Rick Snider: For Redskins, it's all about protecting RG3

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Who's protecting Robert Griffin III?

Washington Redskins coach Mike Shanahan said his quarterback must learn to slide from defenders. Funny, some feel Griffin's safety was compromised by Shanahan leaving the passer in the playoff loss to Seattle that led to knee surgery.

Shanahan also expects famed surgeon Dr. James Andrews to remain on the team's sideline during games this season. Funny, Andrews and Shanahan got their signals mixed last season so badly that each publicly blamed the other. Will Andrews really be on the Redskins sideline this fall? We'll see.

Griffin has one person whom he must respect more -- himself. It's so easy for Griffin to take off downfield, surging for extra yards in like high school and college when the game was played for fun.

But this isn't a game, it's a business, and the Redskins have millions invested in Griffin. So do fans buying tickets and gear. Everyone sees Griffin as the team's best player in decades, but only if he remains in one piece.

Griffin protected himself better after suffering a concussion against Atlanta last season. He found the sideline a step or two quicker to avoid collisions. The lesson seemed learned.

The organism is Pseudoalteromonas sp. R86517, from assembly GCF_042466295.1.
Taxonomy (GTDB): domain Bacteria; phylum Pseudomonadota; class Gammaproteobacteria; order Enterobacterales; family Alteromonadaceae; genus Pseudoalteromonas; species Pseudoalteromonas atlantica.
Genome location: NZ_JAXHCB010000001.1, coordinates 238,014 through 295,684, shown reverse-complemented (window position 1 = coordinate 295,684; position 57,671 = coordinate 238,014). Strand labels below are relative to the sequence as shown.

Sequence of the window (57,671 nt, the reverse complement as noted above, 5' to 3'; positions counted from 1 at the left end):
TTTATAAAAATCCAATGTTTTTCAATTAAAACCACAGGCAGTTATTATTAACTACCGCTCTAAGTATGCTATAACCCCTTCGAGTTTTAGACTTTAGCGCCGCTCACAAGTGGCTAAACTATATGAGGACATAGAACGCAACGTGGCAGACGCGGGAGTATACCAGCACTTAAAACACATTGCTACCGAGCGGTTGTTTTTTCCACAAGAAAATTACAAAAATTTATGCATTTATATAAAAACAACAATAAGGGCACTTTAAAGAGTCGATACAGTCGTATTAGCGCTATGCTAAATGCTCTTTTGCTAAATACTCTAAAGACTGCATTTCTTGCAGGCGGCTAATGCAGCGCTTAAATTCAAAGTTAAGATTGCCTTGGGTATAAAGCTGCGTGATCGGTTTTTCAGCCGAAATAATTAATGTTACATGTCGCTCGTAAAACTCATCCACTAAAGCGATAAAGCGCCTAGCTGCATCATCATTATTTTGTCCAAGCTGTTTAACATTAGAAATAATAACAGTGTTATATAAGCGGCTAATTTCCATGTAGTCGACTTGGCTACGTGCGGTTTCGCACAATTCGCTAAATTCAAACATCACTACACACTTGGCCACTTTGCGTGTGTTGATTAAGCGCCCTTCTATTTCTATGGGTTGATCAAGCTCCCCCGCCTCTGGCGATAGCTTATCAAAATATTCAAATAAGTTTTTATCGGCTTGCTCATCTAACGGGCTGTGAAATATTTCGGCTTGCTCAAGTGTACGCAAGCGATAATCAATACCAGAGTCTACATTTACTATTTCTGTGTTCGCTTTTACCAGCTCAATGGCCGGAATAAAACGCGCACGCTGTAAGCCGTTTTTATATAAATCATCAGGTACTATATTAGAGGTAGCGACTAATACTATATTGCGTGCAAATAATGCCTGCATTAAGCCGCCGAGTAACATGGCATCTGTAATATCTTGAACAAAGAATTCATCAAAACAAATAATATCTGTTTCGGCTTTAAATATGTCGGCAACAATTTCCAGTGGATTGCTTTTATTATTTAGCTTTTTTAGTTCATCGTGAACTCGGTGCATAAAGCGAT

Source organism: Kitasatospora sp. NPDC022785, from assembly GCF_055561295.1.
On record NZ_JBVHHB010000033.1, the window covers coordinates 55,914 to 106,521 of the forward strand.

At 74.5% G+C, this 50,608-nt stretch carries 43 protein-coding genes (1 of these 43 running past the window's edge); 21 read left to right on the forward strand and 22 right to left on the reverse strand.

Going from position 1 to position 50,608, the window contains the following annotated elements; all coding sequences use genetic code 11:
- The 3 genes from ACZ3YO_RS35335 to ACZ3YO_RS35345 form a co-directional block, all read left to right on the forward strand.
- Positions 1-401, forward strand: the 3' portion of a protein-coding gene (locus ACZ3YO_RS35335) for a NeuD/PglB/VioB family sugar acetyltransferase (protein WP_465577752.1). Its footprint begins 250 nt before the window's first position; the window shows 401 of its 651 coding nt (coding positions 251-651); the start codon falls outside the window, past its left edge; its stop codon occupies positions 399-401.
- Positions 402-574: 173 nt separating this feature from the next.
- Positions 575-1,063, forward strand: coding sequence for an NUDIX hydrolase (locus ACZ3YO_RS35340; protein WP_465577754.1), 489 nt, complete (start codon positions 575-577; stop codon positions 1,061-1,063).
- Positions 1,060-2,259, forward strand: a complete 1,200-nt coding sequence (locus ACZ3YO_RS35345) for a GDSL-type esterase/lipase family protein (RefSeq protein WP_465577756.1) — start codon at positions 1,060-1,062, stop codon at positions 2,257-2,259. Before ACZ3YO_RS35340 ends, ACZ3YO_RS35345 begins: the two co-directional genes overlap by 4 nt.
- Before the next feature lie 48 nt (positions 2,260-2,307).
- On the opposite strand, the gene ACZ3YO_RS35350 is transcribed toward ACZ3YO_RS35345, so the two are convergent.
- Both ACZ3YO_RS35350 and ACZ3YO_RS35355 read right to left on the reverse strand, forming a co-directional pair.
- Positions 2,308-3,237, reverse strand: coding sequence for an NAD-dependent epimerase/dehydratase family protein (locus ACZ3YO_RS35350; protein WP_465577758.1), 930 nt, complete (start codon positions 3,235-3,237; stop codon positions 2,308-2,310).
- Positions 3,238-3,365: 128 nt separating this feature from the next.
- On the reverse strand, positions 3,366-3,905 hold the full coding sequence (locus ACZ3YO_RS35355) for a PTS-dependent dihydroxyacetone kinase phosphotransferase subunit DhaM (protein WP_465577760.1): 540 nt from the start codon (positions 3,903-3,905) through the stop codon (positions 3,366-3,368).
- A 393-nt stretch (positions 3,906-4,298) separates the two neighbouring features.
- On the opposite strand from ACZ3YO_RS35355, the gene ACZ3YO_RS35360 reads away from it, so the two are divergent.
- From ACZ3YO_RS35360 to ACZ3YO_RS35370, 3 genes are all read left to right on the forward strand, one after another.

But Griffin hobbled badly on one knee against Seattle after twisting it on a throw. The Redskins offense did little afterwards because Griffin wasn't himself.

Shanahan failed by not changing passers. The last few months have brought some admitted doubts over his decision, but Shanahan knows inside everyone involved failed. The players, the medical staff, the coach all should have made a change.

It's not easy to switch passers during a game, much less a playoff game, unless absolutely necessary. The Redskins were winning. Maybe Griffin could finish and have a week's rest for the next round. Shanahan was caught in a whirlwind so he should have been given more help by trainers and Griffin. But Shanahan also could have been more proactive.

The second-guessing won't stop but hopefully it makes a difference this fall. Shanahan has been surprisingly candid over not knowing when Griffin will return. The old Shanahan would have couched it as uncertain so the opening opponent spends more time watching film of Griffin than backup Kirk Cousins. The new Shanahan at least admits uncertainty over Griffin's return date.

Uncertainty is an understatement. Shanahan rightfully said no one will know Griffin's status until he returns to the field come training camp. And, really it's the next morning to see if his knee swells.

Griffin is working hard during rehab, but injuries often heal at a prescribed pace and rehabbing hard just shaves a little time off recovery. Hopefully, trainers aren't letting Griffin overdo it because that will delay his recovery.

The Redskins have done a good offseason job of retaining players given the salary cap sanction, but the future is only successful if Griffin's healthy. The offseason should teach everyone to take a breath over risking Griffin.

Examiner columnist Rick Snider has covered local sports since 1978. Read more on Twitter @Snide_Remarks or email rsnider@washingtonexaminer.com.

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